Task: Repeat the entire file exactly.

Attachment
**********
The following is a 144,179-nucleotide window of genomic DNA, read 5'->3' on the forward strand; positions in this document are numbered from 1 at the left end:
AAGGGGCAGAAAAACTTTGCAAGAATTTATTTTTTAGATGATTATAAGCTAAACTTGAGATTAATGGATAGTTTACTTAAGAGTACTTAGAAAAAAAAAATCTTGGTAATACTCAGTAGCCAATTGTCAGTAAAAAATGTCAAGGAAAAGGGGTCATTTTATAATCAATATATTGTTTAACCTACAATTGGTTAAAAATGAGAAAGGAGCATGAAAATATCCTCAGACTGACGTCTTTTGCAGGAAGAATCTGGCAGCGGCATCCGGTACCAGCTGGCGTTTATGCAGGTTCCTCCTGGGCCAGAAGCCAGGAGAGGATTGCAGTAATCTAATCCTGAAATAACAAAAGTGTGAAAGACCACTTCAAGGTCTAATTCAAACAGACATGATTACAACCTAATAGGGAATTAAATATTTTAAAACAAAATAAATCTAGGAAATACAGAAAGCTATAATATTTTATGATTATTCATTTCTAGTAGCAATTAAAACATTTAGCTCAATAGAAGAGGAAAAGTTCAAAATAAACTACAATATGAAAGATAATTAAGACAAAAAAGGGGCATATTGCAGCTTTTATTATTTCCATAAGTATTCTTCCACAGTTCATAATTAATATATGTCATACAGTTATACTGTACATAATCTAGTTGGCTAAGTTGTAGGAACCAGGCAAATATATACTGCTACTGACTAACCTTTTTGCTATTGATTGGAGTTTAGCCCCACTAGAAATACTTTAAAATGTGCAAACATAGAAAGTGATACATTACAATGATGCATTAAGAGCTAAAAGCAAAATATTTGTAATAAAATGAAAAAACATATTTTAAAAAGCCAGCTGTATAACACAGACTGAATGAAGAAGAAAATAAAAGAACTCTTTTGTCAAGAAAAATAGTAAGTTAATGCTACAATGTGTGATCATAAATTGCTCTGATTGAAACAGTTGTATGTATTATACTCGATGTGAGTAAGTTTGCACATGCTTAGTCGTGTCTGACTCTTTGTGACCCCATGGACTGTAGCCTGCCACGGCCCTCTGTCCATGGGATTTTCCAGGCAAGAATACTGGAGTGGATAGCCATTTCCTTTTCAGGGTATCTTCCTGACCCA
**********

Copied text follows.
The following is a 144,179-nucleotide window of genomic DNA, read 5'->3' on the forward strand; positions in this document are numbered from 1 at the left end:
AAGGGGCAGAAAAACTTTGCAAGAATTTATTTTTTAGATGATTATAAGCTAAACTTGAGATTAATGGATAGTTTACTTAAGAGTACTTAGAAAAAAAAAATCTTGGTAATACTCAGTAGCCAATTGTCAGTAAAAAATGTCAAGGAAAAGGGGTCATTTTATAATCAATATATTGTTTAACCTACAATTGGTTAAAAATGAGAAAGGAGCATGAAAATATCCTCAGACTGACGTCTTTTGCAGGAAGAATCTGGCAGCGGCATCCGGTACCAGCTGGCGTTTATGCAGGTTCCTCCTGGGCCAGAAGCCAGGAGAGGATTGCAGTAATCTAATCCTGAAATAACAAAAGTGTGAAAGACCACTTCAAGGTCTAATTCAAACAGACATGATTACAACCTAATAGGGAATTAAATATTTTAAAACAAAATAAATCTAGGAAATACAGAAAGCTATAATATTTTATGATTATTCATTTCTAGTAGCAATTAAAACATTTAGCTCAATAGAAGAGGAAAAGTTCAAAATAAACTACAATATGAAAGATAATTAAGACAAAAAAGGGGCATATTGCAGCTTTTATTATTTCCATAAGTATTCTTCCACAGTTCATAATTAATATATGTCATACAGTTATACTGTACATAATCTAGTTGGCTAAGTTGTAGGAACCAGGCAAATATATACTGCTACTGACTAACCTTTTTGCTATTGATTGGAGTTTAGCCCCACTAGAAATACTTTAAAATGTGCAAACATAGAAAGTGATACATTACAATGATGCATTAAGAGCTAAAAGCAAAATATTTGTAATAAAATGAAAAAACATATTTTAAAAAGCCAGCTGTATAACACAGACTGAATGAAGAAGAAAATAAAAGAACTCTTTTGTCAAGAAAAATAGTAAGTTAATGCTACAATGTGTGATCATAAATTGCTCTGATTGAAACAGTTGTATGTATTATACTCGATGTGAGTAAGTTTGCACATGCTTAGTCGTGTCTGACTCTTTGTGACCCCATGGACTGTAGCCTGCCACGGCCCTCTGTCCATGGGATTTTCCAGGCAAGAATACTGGAGTGGATAGCCATTTCCTTTTCAGGGTATCTTCCTGACCCA